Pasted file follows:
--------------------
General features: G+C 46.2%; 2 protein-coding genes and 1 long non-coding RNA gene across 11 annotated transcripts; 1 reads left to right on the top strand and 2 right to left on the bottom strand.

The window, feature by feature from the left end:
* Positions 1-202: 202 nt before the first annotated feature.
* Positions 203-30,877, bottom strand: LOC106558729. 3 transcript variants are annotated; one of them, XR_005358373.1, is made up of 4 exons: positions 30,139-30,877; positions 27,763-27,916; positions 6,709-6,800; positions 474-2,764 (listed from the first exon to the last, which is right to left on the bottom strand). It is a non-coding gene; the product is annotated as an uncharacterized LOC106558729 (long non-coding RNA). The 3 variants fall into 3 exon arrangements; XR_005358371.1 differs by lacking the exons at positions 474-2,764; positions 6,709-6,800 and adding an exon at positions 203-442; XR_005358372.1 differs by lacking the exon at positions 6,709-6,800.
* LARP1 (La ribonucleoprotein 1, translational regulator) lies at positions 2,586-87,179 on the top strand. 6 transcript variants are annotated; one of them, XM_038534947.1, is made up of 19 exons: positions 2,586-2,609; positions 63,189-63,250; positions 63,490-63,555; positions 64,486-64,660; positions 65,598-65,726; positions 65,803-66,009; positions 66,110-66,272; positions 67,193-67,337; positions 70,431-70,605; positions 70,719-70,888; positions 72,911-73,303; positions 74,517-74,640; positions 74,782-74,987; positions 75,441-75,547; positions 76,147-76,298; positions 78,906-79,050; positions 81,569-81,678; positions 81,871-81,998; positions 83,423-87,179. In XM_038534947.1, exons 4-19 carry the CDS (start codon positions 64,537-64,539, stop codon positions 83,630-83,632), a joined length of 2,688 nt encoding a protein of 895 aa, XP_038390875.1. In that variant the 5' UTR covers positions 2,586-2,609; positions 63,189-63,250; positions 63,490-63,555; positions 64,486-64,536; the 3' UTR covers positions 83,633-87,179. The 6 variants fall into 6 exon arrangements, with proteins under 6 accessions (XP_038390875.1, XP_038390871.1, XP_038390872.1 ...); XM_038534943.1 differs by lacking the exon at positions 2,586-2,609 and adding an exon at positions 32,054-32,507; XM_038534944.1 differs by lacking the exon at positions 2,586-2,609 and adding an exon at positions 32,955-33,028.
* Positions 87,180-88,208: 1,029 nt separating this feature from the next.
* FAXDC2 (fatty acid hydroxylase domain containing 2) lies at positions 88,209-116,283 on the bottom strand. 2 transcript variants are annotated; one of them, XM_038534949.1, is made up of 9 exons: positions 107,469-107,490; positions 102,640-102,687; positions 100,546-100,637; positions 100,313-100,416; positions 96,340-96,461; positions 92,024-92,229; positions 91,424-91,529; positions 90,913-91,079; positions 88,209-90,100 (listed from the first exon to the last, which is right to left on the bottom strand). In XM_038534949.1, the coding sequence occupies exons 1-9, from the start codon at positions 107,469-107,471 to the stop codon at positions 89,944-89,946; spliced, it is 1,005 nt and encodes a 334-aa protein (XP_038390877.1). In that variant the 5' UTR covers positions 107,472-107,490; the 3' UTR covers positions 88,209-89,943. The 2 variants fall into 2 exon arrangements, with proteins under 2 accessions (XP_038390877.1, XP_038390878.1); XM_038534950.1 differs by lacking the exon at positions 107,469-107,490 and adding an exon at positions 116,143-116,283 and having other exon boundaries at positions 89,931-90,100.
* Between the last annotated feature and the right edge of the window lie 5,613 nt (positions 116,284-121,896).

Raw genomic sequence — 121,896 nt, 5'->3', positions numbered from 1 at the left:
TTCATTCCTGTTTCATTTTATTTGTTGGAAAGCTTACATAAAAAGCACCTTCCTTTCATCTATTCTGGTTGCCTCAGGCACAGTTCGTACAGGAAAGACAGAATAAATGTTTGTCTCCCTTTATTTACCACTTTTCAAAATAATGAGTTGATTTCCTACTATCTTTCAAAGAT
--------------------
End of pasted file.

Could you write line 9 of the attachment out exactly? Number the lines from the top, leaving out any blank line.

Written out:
Raw genomic sequence — 121,896 nt, 5'->3', positions numbered from 1 at the left: